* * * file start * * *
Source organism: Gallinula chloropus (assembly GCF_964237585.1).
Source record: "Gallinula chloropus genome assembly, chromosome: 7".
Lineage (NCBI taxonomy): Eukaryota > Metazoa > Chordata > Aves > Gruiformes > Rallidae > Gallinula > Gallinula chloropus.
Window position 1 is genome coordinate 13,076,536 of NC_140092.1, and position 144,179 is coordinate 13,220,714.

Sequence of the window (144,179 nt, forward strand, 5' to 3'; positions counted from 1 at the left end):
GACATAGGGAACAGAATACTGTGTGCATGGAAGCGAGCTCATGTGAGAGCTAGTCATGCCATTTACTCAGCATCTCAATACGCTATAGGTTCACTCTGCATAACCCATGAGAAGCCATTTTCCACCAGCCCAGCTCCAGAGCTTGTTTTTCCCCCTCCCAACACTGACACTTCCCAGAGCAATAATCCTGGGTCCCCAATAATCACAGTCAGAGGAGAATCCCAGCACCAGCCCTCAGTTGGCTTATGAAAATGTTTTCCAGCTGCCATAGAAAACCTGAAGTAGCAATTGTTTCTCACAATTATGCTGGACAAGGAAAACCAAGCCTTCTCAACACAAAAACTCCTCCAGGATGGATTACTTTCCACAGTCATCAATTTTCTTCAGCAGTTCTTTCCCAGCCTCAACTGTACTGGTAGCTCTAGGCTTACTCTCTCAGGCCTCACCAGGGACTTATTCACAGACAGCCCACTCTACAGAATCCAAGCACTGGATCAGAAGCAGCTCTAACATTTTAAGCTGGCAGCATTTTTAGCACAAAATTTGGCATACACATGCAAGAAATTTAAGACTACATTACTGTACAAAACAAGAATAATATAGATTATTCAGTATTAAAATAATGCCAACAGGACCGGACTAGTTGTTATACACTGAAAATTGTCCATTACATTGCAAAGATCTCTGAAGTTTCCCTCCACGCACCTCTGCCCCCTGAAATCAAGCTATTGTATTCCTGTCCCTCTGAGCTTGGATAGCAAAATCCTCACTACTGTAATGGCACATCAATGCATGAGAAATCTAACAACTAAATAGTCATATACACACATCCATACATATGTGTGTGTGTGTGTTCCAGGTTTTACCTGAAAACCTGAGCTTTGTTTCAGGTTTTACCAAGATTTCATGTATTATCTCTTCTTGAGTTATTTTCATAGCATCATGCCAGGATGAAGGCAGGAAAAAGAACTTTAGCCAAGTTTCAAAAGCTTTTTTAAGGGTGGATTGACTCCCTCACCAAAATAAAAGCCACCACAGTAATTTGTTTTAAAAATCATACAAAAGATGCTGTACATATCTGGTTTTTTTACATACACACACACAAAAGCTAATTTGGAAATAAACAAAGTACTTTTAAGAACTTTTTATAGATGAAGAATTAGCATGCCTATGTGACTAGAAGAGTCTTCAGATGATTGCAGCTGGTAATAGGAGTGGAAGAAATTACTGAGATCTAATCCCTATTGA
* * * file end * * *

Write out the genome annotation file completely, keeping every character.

Source organism: Gallinula chloropus (assembly GCF_964237585.1).
Source record: "Gallinula chloropus genome assembly, chromosome: 7".
Lineage (NCBI taxonomy): Eukaryota > Metazoa > Chordata > Aves > Gruiformes > Rallidae > Gallinula > Gallinula chloropus.
Window position 1 is genome coordinate 13,076,536 of NC_140092.1, and position 144,179 is coordinate 13,220,714.

Sequence of the window (144,179 nt, forward strand, 5' to 3'; positions counted from 1 at the left end):
GACATAGGGAACAGAATACTGTGTGCATGGAAGCGAGCTCATGTGAGAGCTAGTCATGCCATTTACTCAGCATCTCAATACGCTATAGGTTCACTCTGCATAACCCATGAGAAGCCATTTTCCACCAGCCCAGCTCCAGAGCTTGTTTTTCCCCCTCCCAACACTGACACTTCCCAGAGCAATAATCCTGGGTCCCCAATAATCACAGTCAGAGGAGAATCCCAGCACCAGCCCTCAGTTGGCTTATGAAAATGTTTTCCAGCTGCCATAGAAAACCTGAAGTAGCAATTGTTTCTCACAATTATGCTGGACAAGGAAAACCAAGCCTTCTCAACACAAAAACTCCTCCAGGATGGATTACTTTCCACAGTCATCAATTTTCTTCAGCAGTTCTTTCCCAGCCTCAACTGTACTGGTAGCTCTAGGCTTACTCTCTCAGGCCTCACCAGGGACTTATTCACAGACAGCCCACTCTACAGAATCCAAGCACTGGATCAGAAGCAGCTCTAACATTTTAAGCTGGCAGCATTTTTAGCACAAAATTTGGCATACACATGCAAGAAATTTAAGACTACATTACTGTACAAAACAAGAATAATATAGATTATTCAGTATTAAAATAATGCCAACAGGACCGGACTAGTTGTTATACACTGAAAATTGTCCATTACATTGCAAAGATCTCTGAAGTTTCCCTCCACGCACCTCTGCCCCCTGAAATCAAGCTATTGTATTCCTGTCCCTCTGAGCTTGGATAGCAAAATCCTCACTACTGTAATGGCACATCAATGCATGAGAAATCTAACAACTAAATAGTCATATACACACATCCATACATATGTGTGTGTGTGTGTTCCAGGTTTTACCTGAAAACCTGAGCTTTGTTTCAGGTTTTACCAAGATTTCATGTATTATCTCTTCTTGAGTTATTTTCATAGCATCATGCCAGGATGAAGGCAGGAAAAAGAACTTTAGCCAAGTTTCAAAAGCTTTTTTAAGGGTGGATTGACTCCCTCACCAAAATAAAAGCCACCACAGTAATTTGTTTTAAAAATCATACAAAAGATGCTGTACATATCTGGTTTTTTTACATACACACACACAAAAGCTAATTTGGAAATAAACAAAGTACTTTTAAGAACTTTTTATAGATGAAGAATTAGCATGCCTATGTGACTAGAAGAGTCTTCAGATGATTGCAGCTGGTAATAGGAGTGGAAGAAATTACTGAGATCTAATCCCTATTGA